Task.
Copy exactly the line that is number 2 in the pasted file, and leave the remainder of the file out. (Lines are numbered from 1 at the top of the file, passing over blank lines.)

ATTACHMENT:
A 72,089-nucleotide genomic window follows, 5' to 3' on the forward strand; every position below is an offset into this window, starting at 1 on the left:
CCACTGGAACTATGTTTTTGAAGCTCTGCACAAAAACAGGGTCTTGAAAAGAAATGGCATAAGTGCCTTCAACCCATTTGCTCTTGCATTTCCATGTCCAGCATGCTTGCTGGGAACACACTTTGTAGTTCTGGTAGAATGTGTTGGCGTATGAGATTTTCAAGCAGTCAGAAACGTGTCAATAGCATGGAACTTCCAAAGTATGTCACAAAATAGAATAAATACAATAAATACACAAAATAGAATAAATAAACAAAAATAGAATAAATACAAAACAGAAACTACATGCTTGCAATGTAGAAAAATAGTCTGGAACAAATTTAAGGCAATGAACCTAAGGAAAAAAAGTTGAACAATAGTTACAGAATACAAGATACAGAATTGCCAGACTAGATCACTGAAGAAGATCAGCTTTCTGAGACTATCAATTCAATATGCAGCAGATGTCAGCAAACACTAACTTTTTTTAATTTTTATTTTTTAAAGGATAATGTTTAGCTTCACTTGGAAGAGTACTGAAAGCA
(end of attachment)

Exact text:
CCACTGGAACTATGTTTTTGAAGCTCTGCACAAAAACAGGGTCTTGAAAAGAAATGGCATAAGTGCCTTCAACCCATTTGCTCTTGCATTTCCATGTCCAGCATGCTTGCTGGGAACACACTTTGTAGTTCTGGTAGAATGTGTTGGCGTATGAGATTTTCAAGCAGTCAGAAACGTGTCAATAGCATGGAACTTCCAAAGTATGTCACAAAATAGAATAAATACAATAAATACACAAAATAGAATAAATAAACAAAAATAGAATAAATACAAAACAGAAACTACATGCTTGCAATGTAGAAAAATAGTCTGGAACAAATTTAAGGCAATGAACCTAAGGAAAAAAAGTTGAACAATAGTTACAGAATACAAGATACAGAATTGCCAGACTAGATCACTGAAGAAGATCAGCTTTCTGAGACTATCAATTCAATATGCAGCAGATGTCAGCAAACACTAACTTTTTTTAATTTTTATTTTTTAAAGGATAATGTTTAGCTTCACTTGGAAGAGTACTGAAAGCA